Finally, last Thursday, Jim and I formed our own opinions about dental care in Mexico. Those of you who have visited border dentists will have to confirm if your experience was similar to ours.

Our appointment was with Dr. Dennis Cochran, a woman with a combination dental and optical practice, a common setup in Algodones. We found her through a friend, who was happy with work she did for him. 

When we arrived, we could see that her practice looked as modern as any U.S. clinic. But after getting into the chair, we discovered that it’s more than just the cost that sets U.S. dental practices apart from their border town colleagues.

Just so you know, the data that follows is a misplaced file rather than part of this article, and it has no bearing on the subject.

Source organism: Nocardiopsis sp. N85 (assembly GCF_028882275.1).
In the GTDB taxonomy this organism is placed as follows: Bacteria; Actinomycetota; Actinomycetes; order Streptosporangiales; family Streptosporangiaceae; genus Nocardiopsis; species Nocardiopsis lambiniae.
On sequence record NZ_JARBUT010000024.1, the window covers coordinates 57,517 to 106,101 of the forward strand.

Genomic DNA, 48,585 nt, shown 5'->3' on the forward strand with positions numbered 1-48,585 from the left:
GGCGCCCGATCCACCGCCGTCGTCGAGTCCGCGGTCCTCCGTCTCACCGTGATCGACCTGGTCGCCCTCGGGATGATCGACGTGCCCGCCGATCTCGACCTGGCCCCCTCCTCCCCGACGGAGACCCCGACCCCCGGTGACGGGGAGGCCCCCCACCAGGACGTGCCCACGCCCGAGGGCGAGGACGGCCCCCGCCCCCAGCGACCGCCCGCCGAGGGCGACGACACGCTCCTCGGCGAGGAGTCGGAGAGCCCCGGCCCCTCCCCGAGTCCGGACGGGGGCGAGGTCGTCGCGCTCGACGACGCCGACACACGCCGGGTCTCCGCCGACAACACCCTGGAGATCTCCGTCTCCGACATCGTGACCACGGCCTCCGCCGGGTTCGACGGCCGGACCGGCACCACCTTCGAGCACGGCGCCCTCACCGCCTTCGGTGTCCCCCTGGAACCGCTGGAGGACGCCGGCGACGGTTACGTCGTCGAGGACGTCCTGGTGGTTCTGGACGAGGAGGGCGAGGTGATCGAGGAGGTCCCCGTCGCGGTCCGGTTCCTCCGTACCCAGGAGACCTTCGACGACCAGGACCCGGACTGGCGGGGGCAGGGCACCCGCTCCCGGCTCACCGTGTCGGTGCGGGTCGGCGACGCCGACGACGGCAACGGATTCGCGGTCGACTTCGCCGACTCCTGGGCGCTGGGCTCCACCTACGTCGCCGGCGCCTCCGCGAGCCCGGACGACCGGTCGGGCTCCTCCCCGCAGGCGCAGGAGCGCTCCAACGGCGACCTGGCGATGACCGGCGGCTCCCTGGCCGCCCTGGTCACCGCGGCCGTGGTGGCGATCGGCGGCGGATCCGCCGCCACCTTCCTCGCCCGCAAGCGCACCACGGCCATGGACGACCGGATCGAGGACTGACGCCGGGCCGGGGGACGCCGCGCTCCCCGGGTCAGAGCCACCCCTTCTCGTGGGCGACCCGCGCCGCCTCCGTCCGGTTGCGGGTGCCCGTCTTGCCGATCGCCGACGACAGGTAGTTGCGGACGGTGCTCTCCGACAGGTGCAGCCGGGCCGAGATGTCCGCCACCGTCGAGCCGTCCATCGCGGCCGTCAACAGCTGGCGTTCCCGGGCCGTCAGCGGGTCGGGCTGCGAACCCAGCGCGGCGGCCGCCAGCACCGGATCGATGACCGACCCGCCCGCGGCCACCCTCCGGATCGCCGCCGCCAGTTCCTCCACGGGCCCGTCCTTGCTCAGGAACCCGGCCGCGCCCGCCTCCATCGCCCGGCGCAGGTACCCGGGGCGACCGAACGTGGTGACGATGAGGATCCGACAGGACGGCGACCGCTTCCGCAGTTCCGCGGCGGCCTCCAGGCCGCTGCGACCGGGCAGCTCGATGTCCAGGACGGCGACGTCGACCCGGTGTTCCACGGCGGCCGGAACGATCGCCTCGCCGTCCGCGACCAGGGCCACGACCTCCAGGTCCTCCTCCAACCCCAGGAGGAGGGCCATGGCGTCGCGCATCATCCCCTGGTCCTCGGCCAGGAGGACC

A Quick and Dirty Cleaning

Algodones dentist adventure

Everyone goes back with squeaky clean teeth and new eyes.

The dentist jumped right in for the cleaning, after checking us in at the front desk. We discovered that Mexican dentists do everything, including the work of a dental hygienist. She was nice and spoke perfect English, but the differences between getting teeth cleaned by a Jane-of-all-trades dentist versus a career hygienist were immediately obvious. For example:

  • She completely skipped the usual periodontal exam that includes the gum pocket check.
  • We weren’t given utility glasses to cover our eyes from overspray.
  • She used an ultrasonic scaler instead of hand tools, which in my opinion didn’t seem to provide as thorough a cleaning.
  • The polishing procedure was the same, but she wasn’t as meticulous as a career hygienist. “Sorry for the shower!” she said while handing us a tissue to mop up water splashing on our face during the procedure.